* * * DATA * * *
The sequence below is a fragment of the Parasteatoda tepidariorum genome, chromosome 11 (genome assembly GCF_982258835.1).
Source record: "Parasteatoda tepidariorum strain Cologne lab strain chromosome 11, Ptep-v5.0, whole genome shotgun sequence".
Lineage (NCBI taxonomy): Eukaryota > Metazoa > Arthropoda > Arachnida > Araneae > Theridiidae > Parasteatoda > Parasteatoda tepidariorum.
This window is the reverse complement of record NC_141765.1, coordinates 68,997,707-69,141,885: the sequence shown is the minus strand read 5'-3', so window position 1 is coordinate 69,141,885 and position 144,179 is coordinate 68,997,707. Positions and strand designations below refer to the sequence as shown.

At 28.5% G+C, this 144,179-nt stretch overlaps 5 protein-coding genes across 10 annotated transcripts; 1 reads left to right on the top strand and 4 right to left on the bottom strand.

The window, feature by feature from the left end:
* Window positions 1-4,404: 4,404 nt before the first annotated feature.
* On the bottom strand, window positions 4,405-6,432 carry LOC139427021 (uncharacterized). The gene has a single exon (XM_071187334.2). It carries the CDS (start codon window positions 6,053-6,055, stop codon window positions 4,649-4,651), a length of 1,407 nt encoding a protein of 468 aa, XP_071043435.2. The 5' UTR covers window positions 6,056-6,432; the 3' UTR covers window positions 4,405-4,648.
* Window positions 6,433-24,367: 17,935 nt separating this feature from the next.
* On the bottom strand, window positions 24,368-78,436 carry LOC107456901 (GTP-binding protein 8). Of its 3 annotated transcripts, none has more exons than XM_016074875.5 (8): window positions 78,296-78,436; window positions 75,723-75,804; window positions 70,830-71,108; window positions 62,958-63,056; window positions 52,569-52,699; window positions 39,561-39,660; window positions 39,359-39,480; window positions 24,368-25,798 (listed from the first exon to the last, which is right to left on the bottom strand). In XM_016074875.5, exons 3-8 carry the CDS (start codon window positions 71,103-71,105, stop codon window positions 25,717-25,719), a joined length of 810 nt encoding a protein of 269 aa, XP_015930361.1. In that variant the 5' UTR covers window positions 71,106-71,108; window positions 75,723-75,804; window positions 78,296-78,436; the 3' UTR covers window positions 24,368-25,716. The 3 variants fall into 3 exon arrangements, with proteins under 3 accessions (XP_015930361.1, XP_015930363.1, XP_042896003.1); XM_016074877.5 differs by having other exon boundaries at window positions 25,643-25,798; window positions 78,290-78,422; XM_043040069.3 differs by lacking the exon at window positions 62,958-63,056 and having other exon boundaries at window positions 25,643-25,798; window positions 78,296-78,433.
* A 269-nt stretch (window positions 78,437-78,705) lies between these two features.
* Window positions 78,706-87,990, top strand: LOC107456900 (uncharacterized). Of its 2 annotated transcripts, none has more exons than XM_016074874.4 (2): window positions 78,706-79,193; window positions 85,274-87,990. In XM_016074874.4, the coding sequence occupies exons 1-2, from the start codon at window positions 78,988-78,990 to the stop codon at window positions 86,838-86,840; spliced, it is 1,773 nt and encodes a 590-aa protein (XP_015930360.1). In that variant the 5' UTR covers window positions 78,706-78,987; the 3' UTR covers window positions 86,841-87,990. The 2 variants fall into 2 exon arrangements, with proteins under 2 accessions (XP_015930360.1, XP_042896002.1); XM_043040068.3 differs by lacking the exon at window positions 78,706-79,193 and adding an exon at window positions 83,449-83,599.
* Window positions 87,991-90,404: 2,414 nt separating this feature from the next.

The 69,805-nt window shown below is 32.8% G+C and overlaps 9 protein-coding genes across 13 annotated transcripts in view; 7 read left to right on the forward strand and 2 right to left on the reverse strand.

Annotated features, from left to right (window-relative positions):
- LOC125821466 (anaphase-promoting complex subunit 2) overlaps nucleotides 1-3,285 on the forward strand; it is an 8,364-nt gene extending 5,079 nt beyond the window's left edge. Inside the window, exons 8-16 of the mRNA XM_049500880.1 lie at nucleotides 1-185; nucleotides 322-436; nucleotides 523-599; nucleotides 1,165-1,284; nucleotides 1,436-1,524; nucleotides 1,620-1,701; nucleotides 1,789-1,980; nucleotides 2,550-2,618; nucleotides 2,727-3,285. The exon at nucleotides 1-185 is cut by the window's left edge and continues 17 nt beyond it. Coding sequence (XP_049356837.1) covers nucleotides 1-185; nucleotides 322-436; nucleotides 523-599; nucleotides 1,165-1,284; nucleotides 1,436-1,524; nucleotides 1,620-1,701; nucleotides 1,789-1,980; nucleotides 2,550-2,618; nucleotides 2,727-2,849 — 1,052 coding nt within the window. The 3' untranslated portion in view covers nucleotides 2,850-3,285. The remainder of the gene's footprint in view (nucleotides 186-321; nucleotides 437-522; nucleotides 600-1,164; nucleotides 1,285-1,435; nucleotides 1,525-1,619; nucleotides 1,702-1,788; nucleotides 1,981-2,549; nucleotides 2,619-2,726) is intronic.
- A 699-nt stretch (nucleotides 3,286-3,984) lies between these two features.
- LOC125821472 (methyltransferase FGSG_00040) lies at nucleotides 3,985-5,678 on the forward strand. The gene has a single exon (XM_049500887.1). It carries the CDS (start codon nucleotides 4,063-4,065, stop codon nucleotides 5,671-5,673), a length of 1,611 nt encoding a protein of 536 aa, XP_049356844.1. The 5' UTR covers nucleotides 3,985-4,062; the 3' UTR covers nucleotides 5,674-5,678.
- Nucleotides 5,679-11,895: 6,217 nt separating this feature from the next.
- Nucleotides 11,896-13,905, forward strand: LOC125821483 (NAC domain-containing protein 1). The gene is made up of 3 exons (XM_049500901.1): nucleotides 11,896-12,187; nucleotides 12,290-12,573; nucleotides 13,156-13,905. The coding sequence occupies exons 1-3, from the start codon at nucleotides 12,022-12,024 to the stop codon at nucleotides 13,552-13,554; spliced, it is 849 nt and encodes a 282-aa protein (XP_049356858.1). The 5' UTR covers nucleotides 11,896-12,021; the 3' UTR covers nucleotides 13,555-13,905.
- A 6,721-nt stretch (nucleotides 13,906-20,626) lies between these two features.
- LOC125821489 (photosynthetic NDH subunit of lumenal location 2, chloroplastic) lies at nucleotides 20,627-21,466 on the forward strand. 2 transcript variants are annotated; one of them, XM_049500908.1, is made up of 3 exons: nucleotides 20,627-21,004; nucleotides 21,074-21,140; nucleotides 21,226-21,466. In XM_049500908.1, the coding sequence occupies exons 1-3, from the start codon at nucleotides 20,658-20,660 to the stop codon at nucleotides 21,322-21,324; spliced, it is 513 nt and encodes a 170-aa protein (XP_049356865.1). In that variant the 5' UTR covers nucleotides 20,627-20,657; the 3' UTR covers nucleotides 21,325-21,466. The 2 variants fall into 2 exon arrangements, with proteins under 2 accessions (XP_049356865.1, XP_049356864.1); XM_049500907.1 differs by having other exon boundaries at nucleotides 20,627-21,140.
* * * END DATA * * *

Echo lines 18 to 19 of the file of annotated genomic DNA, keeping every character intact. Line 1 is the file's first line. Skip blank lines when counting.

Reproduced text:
- LOC125821472 (methyltransferase FGSG_00040) lies at nucleotides 3,985-5,678 on the forward strand. The gene has a single exon (XM_049500887.1). It carries the CDS (start codon nucleotides 4,063-4,065, stop codon nucleotides 5,671-5,673), a length of 1,611 nt encoding a protein of 536 aa, XP_049356844.1. The 5' UTR covers nucleotides 3,985-4,062; the 3' UTR covers nucleotides 5,674-5,678.
- Nucleotides 5,679-11,895: 6,217 nt separating this feature from the next.